Selection and Comminution of Renewable Starting Material
According to the invention, the first step in a process according to the invention involves selection of a renewable starting material as feedstock for the process. Selection of the renewable starting material involves an evaluation of cost of the starting material and estimation of yield of final product.
Materials destined for cellulosic ethanol production have been evaluated, and found to contain low relative concentrations of fatty acids. As a result, it is unlikely that many of these materials will ever be grown purely for that content. Rather, it will be their cellulose content that leads to byproduct fatty acid production. Relative to the amount of ethanol produced, the amount of fatty acid byproduct is actually quite significant. Assuming a typical yield of 20% ethanol and 2% fatty acid means that a minimum of 10% of an ethanol producer's high value products could be in the form of fatty acids.
Distillers dried grains with solubles (DDGS), the “other” product of corn grain fermentation, also contain a significant amount of lipids. Belyea et al. found 12 wt % “fat” on average and a maximum of 15.2 wt %. (Belyea, R. L., et al. “Composition of corn and distillers dried grains with solubles from dry grind ethanol processing”. Bioresource Technology, 94 (2004), pp. 293-298; Belyea, R. L., et al. “Variability in the Nutritional Quality of Distillers Solubles”. Bioresource Technology, 66 (1998) pp. 207-212.) However, because the grain corn contains ample soluble sugar, the process for liberating them is not harsh enough to render the fats in their fatty acid form. Rather, the fat from DDGS is predominantly in the glyceride form. The form of lipid content is included in the initial evaluation of the economic potential for a feedstock material.
According to the current invention, making use of DDGS for additional ethanol production rather than treating it as a byproduct would involve processing it in a way similar to other lignocellulosic materials. In doing this, the ethanol producer would gain additional ethanol yield and avoid handling and distribution costs involved in marketing DDGS. It would also result in conversion of the triglyceride lipids in DDGS to their fatty acid form thereby producing an ideal feedstock according to the esterification method of the invention.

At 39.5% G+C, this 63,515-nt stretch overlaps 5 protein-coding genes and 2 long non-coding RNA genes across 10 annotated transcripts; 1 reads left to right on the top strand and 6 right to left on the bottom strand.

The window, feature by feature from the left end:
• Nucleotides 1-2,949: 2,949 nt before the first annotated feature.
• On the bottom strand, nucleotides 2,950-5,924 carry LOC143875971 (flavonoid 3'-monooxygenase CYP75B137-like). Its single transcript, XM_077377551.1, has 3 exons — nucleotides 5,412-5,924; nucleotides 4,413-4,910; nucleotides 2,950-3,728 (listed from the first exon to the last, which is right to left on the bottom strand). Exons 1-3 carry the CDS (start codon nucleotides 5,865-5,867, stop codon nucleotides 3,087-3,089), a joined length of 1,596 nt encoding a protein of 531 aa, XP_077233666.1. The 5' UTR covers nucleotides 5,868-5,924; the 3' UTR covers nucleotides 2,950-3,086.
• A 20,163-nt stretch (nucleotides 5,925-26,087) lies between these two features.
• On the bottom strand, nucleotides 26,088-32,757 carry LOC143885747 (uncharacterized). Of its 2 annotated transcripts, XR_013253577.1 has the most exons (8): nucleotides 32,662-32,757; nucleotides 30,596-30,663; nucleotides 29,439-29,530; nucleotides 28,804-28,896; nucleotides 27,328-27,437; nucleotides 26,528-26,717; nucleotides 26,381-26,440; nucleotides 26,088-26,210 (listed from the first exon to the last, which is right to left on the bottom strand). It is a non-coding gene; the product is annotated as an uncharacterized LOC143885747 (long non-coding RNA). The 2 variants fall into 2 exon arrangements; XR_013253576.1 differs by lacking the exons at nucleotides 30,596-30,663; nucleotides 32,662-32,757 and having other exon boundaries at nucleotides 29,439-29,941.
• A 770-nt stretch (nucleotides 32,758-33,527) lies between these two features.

One source of data useful in estimating potential yields of fatty acids from the hydrolysis of other lignocellulosic materials is laboratory experiments dedicated to the elucidation of the lipid composition of whole plant material. For example, Dien, B. S. et al. studied the composition of liquors produced by dilute acid pretreatment and enzymatic saccharification of alfalfa, reed canarygrass, and switchgrass. (Dien, B. S., et al. “Chemical composition and response to dilute-acid pretreatment and enzymatic saccharification of alfalfa, reed canarygrass, and switchgrass”. Biomass and Bioenergy, 30 (2006), pp. 880-891.) They obtained maximum ether extracted fatty acid yields of 0.9 wt %, 2.2 wt %, and 1.6 wt % for alfalfa, reed canarygrass, and switchgrass respectively. Another source of potential oil yield data from lignocellulose materials comes in the form of livestock feedstuff analysis. Typical data where fat is expressed as “ether extractives” is given in Table 1.
Some possible starting materials are listed in Table 1, such as wheat straw, rice straw, rapeseed, rapeseed plant, field pennycress, Jatropha, mustard, flax, sunflower, canola, palm, hemp, cotton plant, sunflower plant, peanut, tobacco, sugarcane, sugarbeet, potatoes, sorghum, barley, oats, beans, hardwood, softwood, pine wood, forest products, wood residues, coconut copra, alfalfa, canarygrass, switchgrass, soy plant, soy bean, corn, corn grain, corn stover, and any other starting materials, as desired.